Role of immune-mediated mechanisms in Amyotrophic Lateral Sclerosis (ALS)

Even though the progressive death of motor neurons is ultimately responsible for the development of ALS, in the last few years it has become accepted that multiple mechanisms involving other cell types, notably microglia activation, T cell infiltration to the CNS, and a dysfunctional adaptive immunity, have a key participation in the pathophysiology of disease. This is our activity area related to basic research in ALS. In this sense, at CMN Lab, we explore the interface between the host/innate immune systems and self-proteins with distinctive behaviour. We work with SOD1 and TDP-43 proteins (overexpressed as inclusion bodies or secreted by lentiviral transduction). Besides these mechanistic insights, we are merging molecular imaging and “omics” approaches in ALS research, in both preclinical and clinical settings. High resolution metabolomics, molecular imaging MRI and CT-PET technologies are currently extensively used in our laboratory.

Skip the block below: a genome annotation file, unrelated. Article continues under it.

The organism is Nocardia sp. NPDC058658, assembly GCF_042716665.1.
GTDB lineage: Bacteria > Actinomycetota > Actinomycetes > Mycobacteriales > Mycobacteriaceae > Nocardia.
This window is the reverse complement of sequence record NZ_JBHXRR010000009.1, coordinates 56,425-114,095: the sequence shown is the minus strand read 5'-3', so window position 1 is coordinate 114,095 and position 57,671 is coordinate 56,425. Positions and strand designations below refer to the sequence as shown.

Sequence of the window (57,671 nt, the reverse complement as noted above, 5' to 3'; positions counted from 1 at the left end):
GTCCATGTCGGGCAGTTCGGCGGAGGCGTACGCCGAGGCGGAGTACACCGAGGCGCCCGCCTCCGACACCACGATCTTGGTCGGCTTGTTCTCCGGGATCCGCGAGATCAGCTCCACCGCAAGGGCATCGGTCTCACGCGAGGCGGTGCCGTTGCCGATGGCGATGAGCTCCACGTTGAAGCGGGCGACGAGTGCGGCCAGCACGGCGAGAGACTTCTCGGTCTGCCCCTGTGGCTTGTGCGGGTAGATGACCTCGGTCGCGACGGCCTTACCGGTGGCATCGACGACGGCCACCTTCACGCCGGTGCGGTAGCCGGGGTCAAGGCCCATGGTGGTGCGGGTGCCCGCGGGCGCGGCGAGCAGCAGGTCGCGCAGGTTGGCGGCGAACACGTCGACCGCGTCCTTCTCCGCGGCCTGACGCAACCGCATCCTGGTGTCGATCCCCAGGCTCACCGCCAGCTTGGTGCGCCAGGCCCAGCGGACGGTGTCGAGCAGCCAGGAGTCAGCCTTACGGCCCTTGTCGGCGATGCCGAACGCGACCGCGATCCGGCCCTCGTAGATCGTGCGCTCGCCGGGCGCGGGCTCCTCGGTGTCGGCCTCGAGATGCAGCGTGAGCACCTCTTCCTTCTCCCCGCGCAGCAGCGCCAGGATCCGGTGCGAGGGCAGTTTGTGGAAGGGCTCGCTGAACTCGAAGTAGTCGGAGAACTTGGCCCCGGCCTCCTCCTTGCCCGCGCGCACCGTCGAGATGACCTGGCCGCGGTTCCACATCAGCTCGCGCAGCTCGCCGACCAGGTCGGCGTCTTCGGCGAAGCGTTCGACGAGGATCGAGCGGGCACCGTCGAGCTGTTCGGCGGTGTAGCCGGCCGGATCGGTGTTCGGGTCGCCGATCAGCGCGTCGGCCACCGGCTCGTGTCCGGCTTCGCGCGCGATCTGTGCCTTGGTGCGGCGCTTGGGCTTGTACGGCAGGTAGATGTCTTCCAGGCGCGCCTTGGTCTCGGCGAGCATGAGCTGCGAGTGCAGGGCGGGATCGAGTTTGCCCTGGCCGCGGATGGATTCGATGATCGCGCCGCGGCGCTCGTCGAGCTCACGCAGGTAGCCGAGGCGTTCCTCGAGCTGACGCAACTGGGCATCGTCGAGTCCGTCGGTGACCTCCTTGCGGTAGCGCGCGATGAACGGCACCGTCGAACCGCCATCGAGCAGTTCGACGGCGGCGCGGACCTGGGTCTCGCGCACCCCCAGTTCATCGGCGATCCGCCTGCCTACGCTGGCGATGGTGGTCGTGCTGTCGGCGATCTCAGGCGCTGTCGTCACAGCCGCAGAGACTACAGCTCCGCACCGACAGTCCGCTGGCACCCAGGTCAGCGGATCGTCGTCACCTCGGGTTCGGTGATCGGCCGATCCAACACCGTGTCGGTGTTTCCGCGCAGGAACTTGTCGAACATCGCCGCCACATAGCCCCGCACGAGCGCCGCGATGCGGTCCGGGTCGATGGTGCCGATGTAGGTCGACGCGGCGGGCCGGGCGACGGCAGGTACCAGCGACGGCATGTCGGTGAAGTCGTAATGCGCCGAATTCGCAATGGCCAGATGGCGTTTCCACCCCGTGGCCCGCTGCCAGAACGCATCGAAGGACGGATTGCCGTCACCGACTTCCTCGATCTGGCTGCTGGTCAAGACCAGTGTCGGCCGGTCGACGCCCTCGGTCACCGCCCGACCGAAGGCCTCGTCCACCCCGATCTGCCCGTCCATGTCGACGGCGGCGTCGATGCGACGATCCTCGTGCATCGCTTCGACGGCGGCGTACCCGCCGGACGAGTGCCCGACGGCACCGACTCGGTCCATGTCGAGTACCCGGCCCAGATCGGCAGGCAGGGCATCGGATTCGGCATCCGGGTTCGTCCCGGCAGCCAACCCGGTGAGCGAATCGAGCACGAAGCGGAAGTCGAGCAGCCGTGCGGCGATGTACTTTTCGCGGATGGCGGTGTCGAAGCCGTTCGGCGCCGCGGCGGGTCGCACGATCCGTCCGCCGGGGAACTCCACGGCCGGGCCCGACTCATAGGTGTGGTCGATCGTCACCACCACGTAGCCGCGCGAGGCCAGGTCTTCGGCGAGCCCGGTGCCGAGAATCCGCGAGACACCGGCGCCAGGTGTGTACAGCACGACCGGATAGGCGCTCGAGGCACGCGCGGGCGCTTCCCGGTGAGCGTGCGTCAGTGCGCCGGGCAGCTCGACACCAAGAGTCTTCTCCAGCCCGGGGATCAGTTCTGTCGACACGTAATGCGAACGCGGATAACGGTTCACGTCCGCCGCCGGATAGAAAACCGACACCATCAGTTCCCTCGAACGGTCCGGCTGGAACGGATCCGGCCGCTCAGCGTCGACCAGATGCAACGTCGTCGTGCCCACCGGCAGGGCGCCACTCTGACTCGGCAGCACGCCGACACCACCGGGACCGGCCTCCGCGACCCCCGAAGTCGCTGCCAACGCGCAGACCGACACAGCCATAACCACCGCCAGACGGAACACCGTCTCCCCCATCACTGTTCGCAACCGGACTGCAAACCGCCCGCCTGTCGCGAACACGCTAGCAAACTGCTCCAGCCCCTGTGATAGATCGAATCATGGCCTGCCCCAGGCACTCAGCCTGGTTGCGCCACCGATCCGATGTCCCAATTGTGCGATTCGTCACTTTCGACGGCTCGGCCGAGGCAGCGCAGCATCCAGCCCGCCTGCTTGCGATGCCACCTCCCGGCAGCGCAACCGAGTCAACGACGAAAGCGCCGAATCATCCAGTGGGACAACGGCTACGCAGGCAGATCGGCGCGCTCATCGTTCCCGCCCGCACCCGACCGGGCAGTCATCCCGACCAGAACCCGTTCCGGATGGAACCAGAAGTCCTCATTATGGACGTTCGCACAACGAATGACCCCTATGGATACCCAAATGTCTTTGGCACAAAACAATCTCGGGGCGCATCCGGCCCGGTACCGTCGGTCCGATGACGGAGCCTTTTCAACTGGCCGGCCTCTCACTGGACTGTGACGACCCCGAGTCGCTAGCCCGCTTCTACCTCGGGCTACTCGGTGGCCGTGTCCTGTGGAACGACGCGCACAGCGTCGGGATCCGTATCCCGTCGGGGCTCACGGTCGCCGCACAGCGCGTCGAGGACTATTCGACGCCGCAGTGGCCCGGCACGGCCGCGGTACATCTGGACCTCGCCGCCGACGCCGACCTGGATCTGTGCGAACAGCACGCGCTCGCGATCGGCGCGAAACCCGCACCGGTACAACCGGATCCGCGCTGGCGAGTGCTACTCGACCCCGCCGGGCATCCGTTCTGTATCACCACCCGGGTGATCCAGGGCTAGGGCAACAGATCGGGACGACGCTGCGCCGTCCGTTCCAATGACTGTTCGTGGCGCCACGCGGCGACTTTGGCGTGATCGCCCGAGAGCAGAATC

Figure 4: Unpublished results from a study by our group in which we measured the FA of SOD1G93A mice using Echo-planar imaging (EPI), a very fast acquisition data scheme that allowed us to increase the number of diffusion directions to 81. Reduced FA values vere found en early stages of disease progression, suggesting that DTI MRI could be used for early diagnosis and follow up of ALS in preclinical resarch. Below, CT-PET imaging in SOD1G93A mice and rotarod test (NIR Lab) together with one of our working model in clinical settings.

Clinical Collaborators and Industrial Partnerships